something that we would want to be "opt-in" behavior; the consensus-desired
default appears to be to disallow the downloading of old/deprecated
versions.

Notably, though, what we'll continue to support is the specification of
a buildpack using the `cf push` `-b` option:

```
-b Custom buildpack by name (e.g. my-buildpack) or GIT URL
```

Buildpacks used in this manner will behave in "online" mode, meaning
they'll attempt to download dependencies from the public internet. Does
that satisfy your needs, at least in the short-term?

-m


On Mon, Apr 13, 2015 at 1:59 PM, Jack Cai <greensight(a)gmail.com> wrote:

We will no longer provide "online" buildpack releases, which download
dependencies from the public internet.

I think it would make sense to retain the ability to download
additional runtime versions on demand (that's not packaged in the
buildpack) if the user explicitly requests it. So basically it will be a
hybrid model, where the most recent versions are "cached", while old
versions are still available.

Jack


On Wed, Apr 8, 2015 at 11:36 PM, Onsi Fakhouri <ofakhouri(a)pivotal.io>
wrote:

Hey Patrick,

Sorry about that - the diego-dev-notes is an internal documentation
repo that the Diego team uses to stay on the same page and toss ideas
around.

There isn't much that's terribly interesting at that link - just some
ideas on how to extend diego's existing caching capabilities to avoid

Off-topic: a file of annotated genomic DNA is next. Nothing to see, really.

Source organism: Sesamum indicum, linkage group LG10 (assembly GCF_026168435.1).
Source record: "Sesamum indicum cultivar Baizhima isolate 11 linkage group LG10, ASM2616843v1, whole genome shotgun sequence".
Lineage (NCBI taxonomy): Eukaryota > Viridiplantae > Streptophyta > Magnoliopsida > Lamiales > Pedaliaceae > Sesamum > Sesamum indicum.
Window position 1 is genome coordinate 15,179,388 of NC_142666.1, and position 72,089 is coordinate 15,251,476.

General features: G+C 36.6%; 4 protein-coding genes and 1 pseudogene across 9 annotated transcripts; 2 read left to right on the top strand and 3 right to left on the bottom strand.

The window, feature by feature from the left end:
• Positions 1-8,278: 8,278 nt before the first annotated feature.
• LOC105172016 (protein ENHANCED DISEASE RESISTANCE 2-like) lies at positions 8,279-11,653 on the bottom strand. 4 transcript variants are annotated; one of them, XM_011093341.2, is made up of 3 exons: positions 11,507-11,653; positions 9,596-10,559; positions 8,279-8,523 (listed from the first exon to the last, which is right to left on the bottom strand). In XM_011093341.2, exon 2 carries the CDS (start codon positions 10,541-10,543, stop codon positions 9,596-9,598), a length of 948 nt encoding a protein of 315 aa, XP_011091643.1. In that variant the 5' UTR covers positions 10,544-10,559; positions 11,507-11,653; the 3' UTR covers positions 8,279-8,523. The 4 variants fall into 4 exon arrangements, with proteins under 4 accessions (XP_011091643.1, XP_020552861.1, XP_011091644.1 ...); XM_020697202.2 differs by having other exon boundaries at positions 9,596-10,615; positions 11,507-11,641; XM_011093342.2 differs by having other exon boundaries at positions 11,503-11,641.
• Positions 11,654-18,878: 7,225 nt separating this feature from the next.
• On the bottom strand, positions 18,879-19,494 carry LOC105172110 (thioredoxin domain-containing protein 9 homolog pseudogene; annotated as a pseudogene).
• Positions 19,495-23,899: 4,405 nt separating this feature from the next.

copying cached artifacts into containers (we'd mount them in
directly instead).

Happy to share more detail if there is interest.

Onsi

On Wednesday, April 8, 2015, Patrick Mueller <pmuellr(a)gmail.com>
wrote:

I got a 404 on
https://github.com/pivotal-cf-experimental/diego-dev-notes/blob/master/proposals/better-buildpack-caching.md

On Wed, Apr 8, 2015 at 11:10 AM, Mike Dalessio <mdalessio(a)pivotal.io>
wrote:

Hello vcap-dev!

This email details a proposed change to how Cloud Foundry buildpacks
are packaged, with respect to the ever-increasing number of binary
dependencies being cached within them.

This proposal's permanent residence is here:

https://github.com/cloudfoundry-incubator/buildpack-packager/issues/4

Feel free to comment there or reply to this email.
------------------------------
Buildpack SizesWhere we are today

Many of you have seen, and possibly been challenged by, the enormous
sizes of some of the buildpacks that are currently shipping with cf-release.

Here's the state of the world right now, as of v205:

php-buildpack: 1.1G
ruby-buildpack: 922M
go-buildpack: 675M
python-buildpack: 654M
nodejs-buildpack: 403M
----------------------
total: 3.7G

These enormous sizes are the result of the current policy of
packaging every-version-of-everything-ever-supported ("EVOEES") within the
buildpack.

Most recently, this problem was exacerbated by the fact that
buildpacks now contain binaries for two rootfses.